Check Out This Microscopic Piece of Patriotic Art
This tiny American flag — less than one-tenth the width of a human hair — was created in the lab of Dr. Moon Kim, professor of materials science and engineering in the Erik Jonsson School of Engineering and Computer Science. Kim and his graduate students use high-tech microscopes to fabricate and study new nanomaterials for use in advanced electronics.
The nanoflag is a false-color close-up of the flag structure in the greyscale “nanoart” image below, titled “Flag on the Brink.” Aaron Klick, a student in the School of Arts, Technology and Emerging Communication, added the color to the image.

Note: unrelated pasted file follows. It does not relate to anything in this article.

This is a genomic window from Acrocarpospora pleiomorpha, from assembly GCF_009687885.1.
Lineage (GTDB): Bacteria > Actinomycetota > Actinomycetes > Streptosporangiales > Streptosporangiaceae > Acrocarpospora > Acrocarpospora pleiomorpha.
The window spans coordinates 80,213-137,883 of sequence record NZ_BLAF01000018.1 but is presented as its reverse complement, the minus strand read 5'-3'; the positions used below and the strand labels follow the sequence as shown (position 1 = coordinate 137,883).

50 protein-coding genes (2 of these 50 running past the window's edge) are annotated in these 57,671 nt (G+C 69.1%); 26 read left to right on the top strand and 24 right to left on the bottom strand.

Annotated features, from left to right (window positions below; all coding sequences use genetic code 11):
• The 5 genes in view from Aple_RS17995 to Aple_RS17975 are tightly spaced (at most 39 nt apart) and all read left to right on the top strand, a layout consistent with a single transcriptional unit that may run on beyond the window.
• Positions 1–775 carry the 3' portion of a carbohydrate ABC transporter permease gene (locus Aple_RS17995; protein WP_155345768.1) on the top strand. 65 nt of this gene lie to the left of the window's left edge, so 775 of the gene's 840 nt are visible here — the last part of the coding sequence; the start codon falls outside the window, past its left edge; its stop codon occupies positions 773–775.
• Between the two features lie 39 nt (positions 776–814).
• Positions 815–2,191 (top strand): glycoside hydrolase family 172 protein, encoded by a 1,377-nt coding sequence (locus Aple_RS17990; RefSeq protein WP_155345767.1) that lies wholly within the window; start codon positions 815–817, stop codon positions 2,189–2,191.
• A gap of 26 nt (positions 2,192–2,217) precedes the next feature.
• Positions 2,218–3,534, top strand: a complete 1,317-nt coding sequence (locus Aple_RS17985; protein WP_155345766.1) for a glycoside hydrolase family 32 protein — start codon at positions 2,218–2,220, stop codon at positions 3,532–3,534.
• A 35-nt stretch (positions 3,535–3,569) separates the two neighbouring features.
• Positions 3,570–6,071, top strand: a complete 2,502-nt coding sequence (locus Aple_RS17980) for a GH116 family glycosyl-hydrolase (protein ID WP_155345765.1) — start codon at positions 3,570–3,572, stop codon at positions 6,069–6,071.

The structure was created in 2006 by Kim’s graduate student JangBae Jeon.
The flag is made from silicon, the stars and stripes are platinum, and the flagpole is a carbon nanotube. The flag itself is about 8 micrometers wide and 5 micrometers high.
The 3-D structure is mounted on the tip of an atomic force microscope probe, shown below, which is used to characterize material properties.
Jeon used a focused ion beam/scanning electron microscope with a nanomanipulator to create the detailed 3-D structure with subtle features, down to the nanometer scale — that’s roughly on the scale of individual molecules.